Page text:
Mark West / April 6, 2017

Tennessee Republicans Tout #FakeTaxCut

This last year has been a year in which the term #FakeNews gained prominence in America. It seems that everywhere you turn, false reports are regularly popping up as fact.

This last year has been a year in which the term #FakeNews gained prominence in America. It seems that everywhere you turn, false reports are regularly popping up as fact. Amazingly, Wikipedia even defines #FakeNews as this:

Fake News is a type of hoax or deliberate spread of misinformation, be it via the traditional news media or social media, with the intent to mislead in order to gain financially or politically. It often employs eye-catching headlines or entirely fabricated news stories. They have no basis in fact, but are presented as and believed to be factually accurate…

Pathetically though, Republican politicians are now getting in on the #FakeNews trend in Tennessee.

The Background

Republican Gov. Bill Haslam proffered a bill he entitled the IMPROVE Act (Improving Manufacturing, Public Roads and Opportunities for a Vibrant Economy). The bill, as modified, would increase gas taxes in Tennessee over $300 million per year to fund road repairs across the state. However, in order to “offset” the tax increase that Tennesseans will see at the pump and feel in their wallets, the bill would also reduce taxes on groceries, but not by an equivalent amount. In fact, less than half of the increase is offset by the grocery tax decrease.

To make up the difference, Haslam, bolstered by Republican “yes-men” legislators, cobbled together a tax decrease via two other taxes. The first decrease is in the Franchise & Excise Tax, exclusively a business tax. The second decrease is in the Hall Income Tax, a tax on certain investment income that only a very small percentage of individuals in Tennessee pay. Furthermore, legislation was passed last year, before Haslam’s 2017 Gas Tax proposal, that agreed to phase out the Hall Tax over several years, with a full repeal by 2022.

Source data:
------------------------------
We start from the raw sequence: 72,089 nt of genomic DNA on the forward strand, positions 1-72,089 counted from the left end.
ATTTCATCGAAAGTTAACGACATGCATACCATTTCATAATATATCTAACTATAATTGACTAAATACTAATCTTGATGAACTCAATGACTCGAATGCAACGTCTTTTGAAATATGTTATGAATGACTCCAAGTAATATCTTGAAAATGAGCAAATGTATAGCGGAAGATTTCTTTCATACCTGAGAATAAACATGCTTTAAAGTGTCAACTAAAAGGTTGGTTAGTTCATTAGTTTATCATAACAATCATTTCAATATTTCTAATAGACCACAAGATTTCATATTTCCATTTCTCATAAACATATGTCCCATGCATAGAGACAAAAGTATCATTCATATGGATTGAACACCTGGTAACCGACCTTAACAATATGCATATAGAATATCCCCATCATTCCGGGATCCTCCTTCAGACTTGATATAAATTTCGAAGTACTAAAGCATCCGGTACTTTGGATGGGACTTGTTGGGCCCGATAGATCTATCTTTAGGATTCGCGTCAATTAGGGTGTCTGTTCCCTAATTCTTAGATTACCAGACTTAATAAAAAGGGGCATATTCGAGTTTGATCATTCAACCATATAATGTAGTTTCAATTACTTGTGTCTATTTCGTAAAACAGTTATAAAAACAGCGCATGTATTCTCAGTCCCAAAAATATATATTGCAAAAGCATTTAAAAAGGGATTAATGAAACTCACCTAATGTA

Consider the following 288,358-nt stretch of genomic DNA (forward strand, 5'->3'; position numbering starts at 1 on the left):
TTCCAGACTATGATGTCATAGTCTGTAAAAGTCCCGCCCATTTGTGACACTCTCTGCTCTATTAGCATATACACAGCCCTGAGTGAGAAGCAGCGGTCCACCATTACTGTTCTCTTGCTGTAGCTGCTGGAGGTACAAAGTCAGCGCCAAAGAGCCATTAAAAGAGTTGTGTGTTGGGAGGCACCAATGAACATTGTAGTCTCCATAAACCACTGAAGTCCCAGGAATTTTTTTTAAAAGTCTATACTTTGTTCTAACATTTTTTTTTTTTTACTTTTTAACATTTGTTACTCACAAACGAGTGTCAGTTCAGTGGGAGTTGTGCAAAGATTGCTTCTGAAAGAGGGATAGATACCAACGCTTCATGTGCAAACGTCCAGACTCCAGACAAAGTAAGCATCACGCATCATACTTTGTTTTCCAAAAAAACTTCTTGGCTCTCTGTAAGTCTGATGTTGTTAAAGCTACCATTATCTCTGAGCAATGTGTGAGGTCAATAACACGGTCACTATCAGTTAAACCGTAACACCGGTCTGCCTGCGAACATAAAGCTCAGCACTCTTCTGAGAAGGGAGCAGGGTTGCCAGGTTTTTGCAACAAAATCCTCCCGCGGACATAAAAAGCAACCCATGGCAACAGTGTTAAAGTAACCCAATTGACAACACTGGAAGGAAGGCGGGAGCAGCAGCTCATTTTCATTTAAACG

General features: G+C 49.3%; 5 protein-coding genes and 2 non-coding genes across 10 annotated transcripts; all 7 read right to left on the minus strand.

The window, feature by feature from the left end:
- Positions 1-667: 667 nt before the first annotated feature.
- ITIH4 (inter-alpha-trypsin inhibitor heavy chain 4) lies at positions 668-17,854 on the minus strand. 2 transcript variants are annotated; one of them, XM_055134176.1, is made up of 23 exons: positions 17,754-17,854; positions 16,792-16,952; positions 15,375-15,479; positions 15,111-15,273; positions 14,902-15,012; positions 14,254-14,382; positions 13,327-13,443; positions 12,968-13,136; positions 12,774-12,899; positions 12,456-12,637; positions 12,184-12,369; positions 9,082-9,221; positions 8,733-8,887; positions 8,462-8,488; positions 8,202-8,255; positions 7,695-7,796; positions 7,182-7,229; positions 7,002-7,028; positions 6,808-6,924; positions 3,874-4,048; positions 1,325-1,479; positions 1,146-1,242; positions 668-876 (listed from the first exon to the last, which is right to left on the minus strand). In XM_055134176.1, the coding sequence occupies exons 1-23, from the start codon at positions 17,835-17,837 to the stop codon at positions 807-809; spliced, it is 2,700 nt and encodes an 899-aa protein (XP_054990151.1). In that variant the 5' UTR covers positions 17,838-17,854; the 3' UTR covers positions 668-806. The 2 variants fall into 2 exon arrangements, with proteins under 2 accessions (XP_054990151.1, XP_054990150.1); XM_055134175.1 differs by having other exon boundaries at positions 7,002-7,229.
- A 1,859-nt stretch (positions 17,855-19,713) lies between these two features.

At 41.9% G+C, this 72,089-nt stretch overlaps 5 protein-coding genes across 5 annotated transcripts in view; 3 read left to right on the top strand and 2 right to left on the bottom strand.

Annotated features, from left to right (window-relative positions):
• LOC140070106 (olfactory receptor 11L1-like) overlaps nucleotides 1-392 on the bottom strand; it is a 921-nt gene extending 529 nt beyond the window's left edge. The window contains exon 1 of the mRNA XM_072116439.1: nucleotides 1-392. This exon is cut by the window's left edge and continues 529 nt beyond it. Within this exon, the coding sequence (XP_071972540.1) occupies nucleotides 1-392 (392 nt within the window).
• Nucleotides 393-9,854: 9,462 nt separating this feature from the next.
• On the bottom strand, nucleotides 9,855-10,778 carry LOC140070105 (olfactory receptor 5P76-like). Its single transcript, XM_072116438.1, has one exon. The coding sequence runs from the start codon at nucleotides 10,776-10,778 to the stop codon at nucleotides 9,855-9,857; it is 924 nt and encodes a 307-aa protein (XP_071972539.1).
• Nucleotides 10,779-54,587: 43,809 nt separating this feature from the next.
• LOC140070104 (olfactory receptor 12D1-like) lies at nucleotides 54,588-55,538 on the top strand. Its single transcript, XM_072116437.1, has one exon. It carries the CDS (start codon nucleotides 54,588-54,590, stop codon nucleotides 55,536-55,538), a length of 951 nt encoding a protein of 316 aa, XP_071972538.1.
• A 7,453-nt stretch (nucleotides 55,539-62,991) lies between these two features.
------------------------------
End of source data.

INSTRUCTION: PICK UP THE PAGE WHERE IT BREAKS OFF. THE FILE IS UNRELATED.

So, if you consider the details of Haslam’s proposal, it’s clear that the vast majority of hard-working Tennesseans will never benefit from the F&E Tax decrease or the Hall Income tax phase out. And the marginal decrease in their grocery tax will not even come close to offsetting the increase they will see when they fill up each week at the pump. So the truth is most Tennesseans will see a drop in their disposable income if Gov. Haslam’s IMPROVE “Gas Tax” bill is passed by the Tennessee legislature.

The Surplus

As a backdrop to the whole debate over Gov. Haslam’s gas tax is the fact that Tennessee has enjoyed a record $2 billion budget surplus this last year. Additionally, the surpluses are projected to continue for the next several years. Consider though that the source of government receipts is predominantly from taxes.

So, in simple terms, Tennessee overtaxed its citizens $2 billion last year, and it projects to continue overtaxing them for the foreseeable future, upwards of at least another billion dollars. But worse, rather than use those surpluses, Gov. Haslam and many Republican legislators want to raise taxes even further via Haslam’s gas tax bill.

As a result of these surpluses, a number of alternate proposals have been offered to simply divert for road repairs a portion of the surpluses in a similar amount to what Gov. Haslam is requesting. This would not only replace Gov. Haslam’s proposal but it would also eliminate any need for a tax increase.

The #FakeTaxCut

But here’s where things cross the line from just a bad policy decision to a purposeful act of deception. Gov. Haslam’s “yes-men” in the legislature have been pulling out all the stops to push the governor’s IMPROVE bill through, by hook or crook. But because of the constant efforts by grassroots activists to expose the truth that the flawed bill will raise taxes on most Tennesseans, according to the Tennessee Star, Transportation Committee Chairman Rep. Barry Doss (R-Leoma) and Rep. Gerald McCormick (R-Chattanooga) led the effort to rename the IMPROVE Act to the “Tax Cut Act of 2017.”

Yes, you read that correctly. By falsely applying tax cuts that 1) apply solely to businesses (F&E Tax) and 2) were agreed to in a prior year and do not apply to the majority of Tennesseans (Hall Income Tax), Rep. Doss, Rep. McCormick and a host of other Republican representatives are deceptively pronouncing that a bill that increases taxes on hard-working Tennesseans will actually cut taxes on them.

Can someone say #FakeTaxCut?

What’s Next?

So is this #FakeTaxCut a foregone conclusion? Not hardly. If there is a lesson in Trump’s victory in November, it is that the people can still determine the outcome of their government. But Trump only won because people showed up and let their voices be heard. And that’s the only way that Haslam’s #FakeTaxCut will be defeated — if Tennessee voters pick up their cell phones and take 60 seconds to let their voices be heard. If you’re willing to do so, then the price of gas at the pump may not go up. But if you won’t invest a minute of your time, then you can count on Republicans, the party of “lower taxes,” to raise your taxes.

The choice is YOURS.

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